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Standardization FAQ

Why is there a need for standardization in IP-based physical security market and what is the benefit for customers and other manufacturers?

The overall goal is to make it even easier for end users, integrators, consultants and manufacturers to take advantage of the possibilities offered by IP-based physical security solutions. An open standard for the interface of IP-based physical security products enables them to easily integrate products from different vendors into a single solution. The standard will also help software vendors to secure that their products support various brands of IP-based physical security products. For device manufacturers, an open standard ensures interoperability with other manufacturers.

The benefits of an open standard include:

Within IP-based physical security: To drive the convergence from analog to digital solutions, thus making the benefits of IP-based physical security products and solutions available to everyone - end users, integrators, etc.


Interoperability – products from various manufacturers can be used in the same systems and "talk the same language".

Flexibility – end-users and integrators are not locked within proprietary solutions based on technology choices of individual manufacturers.

Future-proof – standards ensure that there are interoperable products on the market, no matter what happens to individual companies.

Quality – when a product conforms to a standard, the market knows what to expect from that product.

Is the word “standard” a correct term for an industry forum? Can an industry forum develop a standard?

ONVIF's primary goal is to create a global open standard for the interface of IP-based physical security products. The specification developed by ONVIF is not a standard in itself. The ONVIF specification can become a standard either by being adopted by official standardization bodies or by becoming a de-facto standard when implemented by several manufacturers in the market. The same goes for any industry forum working with standardization/interoperability issues.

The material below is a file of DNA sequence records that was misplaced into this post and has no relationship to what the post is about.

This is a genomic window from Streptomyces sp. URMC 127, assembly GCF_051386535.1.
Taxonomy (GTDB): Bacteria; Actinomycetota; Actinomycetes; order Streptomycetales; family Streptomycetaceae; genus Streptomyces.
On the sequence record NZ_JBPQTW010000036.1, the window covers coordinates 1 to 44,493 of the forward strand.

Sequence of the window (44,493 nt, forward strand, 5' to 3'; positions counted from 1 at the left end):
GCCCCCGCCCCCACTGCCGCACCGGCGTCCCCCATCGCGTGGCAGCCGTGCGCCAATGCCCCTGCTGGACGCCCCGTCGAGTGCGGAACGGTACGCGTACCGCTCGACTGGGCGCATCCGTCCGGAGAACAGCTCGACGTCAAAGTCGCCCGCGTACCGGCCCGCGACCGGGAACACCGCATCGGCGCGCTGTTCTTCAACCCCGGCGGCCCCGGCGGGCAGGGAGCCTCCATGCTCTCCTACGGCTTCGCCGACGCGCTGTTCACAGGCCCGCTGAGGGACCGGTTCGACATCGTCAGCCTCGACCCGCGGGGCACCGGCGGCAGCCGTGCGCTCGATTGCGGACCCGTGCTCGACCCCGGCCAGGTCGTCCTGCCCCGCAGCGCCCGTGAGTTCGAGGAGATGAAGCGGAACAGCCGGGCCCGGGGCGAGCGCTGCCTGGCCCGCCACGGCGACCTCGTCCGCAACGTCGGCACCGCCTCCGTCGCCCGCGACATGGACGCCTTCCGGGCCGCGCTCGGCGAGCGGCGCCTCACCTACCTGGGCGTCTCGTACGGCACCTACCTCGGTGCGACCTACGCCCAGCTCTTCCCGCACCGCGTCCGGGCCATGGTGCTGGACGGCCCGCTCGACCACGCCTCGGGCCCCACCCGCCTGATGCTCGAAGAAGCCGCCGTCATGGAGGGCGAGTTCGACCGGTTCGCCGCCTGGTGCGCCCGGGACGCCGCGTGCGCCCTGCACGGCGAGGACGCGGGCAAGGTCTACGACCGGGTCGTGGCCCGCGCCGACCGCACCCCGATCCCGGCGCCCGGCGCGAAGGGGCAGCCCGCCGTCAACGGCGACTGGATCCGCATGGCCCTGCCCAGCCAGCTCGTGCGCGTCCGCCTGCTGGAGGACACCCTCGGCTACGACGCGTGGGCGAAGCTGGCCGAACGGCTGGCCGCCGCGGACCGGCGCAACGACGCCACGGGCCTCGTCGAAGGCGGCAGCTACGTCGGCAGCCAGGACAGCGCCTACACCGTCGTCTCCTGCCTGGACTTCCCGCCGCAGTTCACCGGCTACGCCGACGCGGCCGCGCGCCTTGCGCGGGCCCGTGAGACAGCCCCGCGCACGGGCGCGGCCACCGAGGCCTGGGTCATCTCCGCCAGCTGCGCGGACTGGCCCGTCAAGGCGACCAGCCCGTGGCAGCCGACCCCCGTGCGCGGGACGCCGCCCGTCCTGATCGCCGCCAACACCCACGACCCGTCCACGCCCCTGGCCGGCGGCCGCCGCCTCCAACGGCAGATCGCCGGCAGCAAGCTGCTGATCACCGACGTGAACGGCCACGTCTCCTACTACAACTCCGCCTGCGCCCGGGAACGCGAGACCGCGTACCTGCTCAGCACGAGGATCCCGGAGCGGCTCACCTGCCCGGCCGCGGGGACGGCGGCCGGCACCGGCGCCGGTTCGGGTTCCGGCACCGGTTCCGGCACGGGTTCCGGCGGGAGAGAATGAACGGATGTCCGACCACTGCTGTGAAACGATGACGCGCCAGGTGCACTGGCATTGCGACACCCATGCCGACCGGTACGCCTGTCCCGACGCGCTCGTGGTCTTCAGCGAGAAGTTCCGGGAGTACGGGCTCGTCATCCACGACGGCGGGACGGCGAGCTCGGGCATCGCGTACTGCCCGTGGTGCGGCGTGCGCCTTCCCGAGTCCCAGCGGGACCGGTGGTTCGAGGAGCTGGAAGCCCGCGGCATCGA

What do you mean by an "open standard"?

The specification is approved by a formalized committee that is open to participation by all interested parties. Also it will support other industry standards, e.g., video compression standards, network streaming, device discovery, etc.

Does ONVIF cooperate with other international standardization bodies in the industry such as IEC & SIA, in order to avoid having several formats?

ONVIF has started open discussion with several international standardization organizations. On June 3, 2014, the Security Industry Association (SIA) and ONVIF signed a Memorandum of Understanding toward the further development of IP-based interoperability standards in access control. As part of the relationship, ONVIF will provide support to SIA's OSDP IP extension initiative, while SIA will provide education to its membership and industry stakeholders of Profile C and ONVIF's other PACS activities. Each group will appoint an official representative to liaise with the other group for the purposes of increased information sharing and collaboration.

ONVIF has established liaisons with ISO JTC1 HEVC, also known as H.265 and IEC Technical Committee 79, Alarm and electronic security systems.

ONVIF is currently referred to in the international standards IEC62676 Video Security Systems, IEC IEC62580-2 CCTV in trains and in the ongoing work in IEC TC79 WG 11, Electronic access control systems which will produce a new International Electronic Access Control standard, IEC 60839.